UK PV Deployment In First Half Of 2014 Exceeds Full-year 2013
Proposed cuts in RO funding for ground-mounted projects are creating serious concerns for some legacy project developers who face the prospect of reduced revenues in 2015 and possibly even bankruptcy.
The United Kingdom added 1.47 GW of new solar photovoltaic capacity during the first six months of 2014, exceeding the amount of newly installed capacity deployed in all of 2013 – itself a record year for the U.K. PV industry, according to a report by market research group NPD Solarbuzz.
"The U.K. is now firmly established as the leading solar PV market in Europe, and the country is expected to become the fourth largest global market for new solar PV deployment in 2014," NPD Solarbuzz states.
Activity in the first quarter dominated the period, accounting for some 80% of the new capacity installed in the first half of the year. The drop in Renewable Obligation (RO) incentives for ground-mounted PV from 1.6 to 1.4 in April was behind the quarterly split, the research group says.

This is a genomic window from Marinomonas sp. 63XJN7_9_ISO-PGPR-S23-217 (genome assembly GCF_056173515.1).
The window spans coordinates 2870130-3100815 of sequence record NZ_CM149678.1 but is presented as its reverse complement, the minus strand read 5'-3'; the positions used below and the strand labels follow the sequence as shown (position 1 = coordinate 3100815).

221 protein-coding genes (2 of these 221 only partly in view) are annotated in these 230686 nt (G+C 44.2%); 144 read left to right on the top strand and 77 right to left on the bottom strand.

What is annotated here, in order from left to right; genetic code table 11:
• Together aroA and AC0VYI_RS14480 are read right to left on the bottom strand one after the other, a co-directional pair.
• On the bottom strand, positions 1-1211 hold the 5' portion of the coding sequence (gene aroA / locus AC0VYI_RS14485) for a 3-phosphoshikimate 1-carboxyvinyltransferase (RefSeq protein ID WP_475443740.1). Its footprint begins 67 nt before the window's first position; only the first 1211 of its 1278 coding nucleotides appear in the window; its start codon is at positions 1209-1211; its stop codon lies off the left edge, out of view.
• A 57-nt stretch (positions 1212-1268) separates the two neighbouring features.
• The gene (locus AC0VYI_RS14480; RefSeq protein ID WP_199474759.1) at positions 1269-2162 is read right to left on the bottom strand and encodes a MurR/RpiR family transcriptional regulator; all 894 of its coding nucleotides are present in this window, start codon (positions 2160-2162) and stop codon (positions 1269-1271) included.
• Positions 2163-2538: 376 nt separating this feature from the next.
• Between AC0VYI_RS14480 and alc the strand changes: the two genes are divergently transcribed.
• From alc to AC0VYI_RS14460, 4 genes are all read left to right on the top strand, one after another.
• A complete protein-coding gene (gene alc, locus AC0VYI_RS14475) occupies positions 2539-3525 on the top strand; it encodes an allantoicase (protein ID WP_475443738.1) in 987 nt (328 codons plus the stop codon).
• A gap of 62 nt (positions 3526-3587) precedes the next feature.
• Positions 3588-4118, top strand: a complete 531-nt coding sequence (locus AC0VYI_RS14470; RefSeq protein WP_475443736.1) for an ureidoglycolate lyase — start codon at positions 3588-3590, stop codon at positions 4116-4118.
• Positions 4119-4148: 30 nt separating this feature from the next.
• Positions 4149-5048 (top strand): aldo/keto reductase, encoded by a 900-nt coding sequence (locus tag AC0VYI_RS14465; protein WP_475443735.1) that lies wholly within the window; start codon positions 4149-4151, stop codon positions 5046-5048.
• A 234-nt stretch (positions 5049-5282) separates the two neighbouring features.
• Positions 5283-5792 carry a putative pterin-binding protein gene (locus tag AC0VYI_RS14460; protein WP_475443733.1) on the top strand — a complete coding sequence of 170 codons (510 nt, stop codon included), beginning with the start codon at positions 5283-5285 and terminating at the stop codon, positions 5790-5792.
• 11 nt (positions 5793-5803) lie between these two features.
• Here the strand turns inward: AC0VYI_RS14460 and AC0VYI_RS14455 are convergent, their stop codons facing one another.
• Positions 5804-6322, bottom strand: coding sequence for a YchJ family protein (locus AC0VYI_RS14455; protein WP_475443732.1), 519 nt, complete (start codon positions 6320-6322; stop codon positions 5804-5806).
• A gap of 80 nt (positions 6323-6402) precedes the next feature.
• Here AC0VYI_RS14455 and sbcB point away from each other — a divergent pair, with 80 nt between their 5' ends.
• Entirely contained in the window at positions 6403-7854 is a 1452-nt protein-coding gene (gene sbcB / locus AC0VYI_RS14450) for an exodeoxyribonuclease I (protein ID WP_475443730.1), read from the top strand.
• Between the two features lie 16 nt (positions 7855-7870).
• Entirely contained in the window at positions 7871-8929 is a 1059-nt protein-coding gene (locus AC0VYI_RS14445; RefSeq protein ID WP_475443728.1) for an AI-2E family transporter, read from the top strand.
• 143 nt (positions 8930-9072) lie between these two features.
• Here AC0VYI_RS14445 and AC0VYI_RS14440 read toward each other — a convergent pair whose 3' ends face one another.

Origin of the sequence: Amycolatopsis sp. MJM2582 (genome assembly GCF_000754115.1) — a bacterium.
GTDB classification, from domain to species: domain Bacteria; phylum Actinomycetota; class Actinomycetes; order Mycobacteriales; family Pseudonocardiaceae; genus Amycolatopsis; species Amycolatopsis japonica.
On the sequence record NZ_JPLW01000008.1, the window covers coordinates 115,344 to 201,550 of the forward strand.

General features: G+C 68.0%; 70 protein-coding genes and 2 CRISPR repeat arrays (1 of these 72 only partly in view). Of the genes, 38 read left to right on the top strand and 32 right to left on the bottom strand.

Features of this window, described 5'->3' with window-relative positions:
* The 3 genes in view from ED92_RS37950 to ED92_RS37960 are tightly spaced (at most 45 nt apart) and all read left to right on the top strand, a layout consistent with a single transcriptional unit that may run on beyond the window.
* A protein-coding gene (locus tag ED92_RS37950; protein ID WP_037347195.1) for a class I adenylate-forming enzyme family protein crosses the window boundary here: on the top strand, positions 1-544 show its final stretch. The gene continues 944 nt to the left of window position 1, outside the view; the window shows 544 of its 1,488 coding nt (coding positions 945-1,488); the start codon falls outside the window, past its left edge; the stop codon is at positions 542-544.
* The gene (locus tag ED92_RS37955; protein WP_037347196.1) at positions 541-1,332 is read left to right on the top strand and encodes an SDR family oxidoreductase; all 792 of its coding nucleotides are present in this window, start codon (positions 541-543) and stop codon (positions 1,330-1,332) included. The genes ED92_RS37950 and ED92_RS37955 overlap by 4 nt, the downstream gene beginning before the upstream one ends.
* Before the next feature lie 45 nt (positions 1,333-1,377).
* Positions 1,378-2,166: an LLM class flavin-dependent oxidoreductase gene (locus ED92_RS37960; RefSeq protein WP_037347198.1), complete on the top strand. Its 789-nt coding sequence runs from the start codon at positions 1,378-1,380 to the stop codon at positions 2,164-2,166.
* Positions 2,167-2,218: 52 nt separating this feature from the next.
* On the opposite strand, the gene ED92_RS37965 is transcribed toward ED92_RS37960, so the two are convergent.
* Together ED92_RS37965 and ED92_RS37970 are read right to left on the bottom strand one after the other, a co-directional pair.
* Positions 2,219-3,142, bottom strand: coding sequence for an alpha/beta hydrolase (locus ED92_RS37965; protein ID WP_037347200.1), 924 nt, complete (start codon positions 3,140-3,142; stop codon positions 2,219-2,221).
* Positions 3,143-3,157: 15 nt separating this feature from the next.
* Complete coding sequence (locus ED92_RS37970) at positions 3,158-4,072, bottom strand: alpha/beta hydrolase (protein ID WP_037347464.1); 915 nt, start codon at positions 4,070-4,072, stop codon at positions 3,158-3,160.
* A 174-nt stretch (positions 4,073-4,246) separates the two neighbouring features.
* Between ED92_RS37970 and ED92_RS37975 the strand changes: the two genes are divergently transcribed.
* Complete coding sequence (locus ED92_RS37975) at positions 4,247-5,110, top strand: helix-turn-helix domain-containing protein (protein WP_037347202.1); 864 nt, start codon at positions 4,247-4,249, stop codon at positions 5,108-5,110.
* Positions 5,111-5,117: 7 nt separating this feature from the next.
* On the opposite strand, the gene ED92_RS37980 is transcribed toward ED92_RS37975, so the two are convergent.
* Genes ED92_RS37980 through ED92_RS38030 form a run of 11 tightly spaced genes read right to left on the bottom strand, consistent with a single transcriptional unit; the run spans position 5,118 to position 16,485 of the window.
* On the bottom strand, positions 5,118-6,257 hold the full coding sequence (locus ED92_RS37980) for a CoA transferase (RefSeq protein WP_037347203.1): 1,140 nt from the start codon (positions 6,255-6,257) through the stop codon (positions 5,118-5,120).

The report adds that the residential segment continues to trend at 80 MW to 100 MW per quarter, with the industry having adapted successfully to the degression mechanism implemented earlier by the Department of Energy and Climate Change (DECC).
At the same time, NPS Solarbuzz points out that the commercial rooftop market remains heavily underutilized despite the DECC’s aim to shift PV installations from ground to rooftops. Large rooftop systems of more than 100 kW accounted for just 4% of capacity in the first half of 2014.
Ground-mounted installations dominated in the period, making up more than 75% of new PV capacity deployed. Solar farms remain the most attractive option for investors seeking to accumulate large portfolios of PV assets, according to the report.
"The U.K. PV industry is currently adapting to recent proposals from DECC to cut RO funding two years earlier than expected for ground-mounted projects above 5 MW in size," NPS Solarbuzz says. "This change is driving a rush to complete as many ground-mounted projects as possible before March 31, 2015. It is also creating serious concerns for some legacy project developers who face the prospect of reduced revenues next year, and possibly even bankruptcy."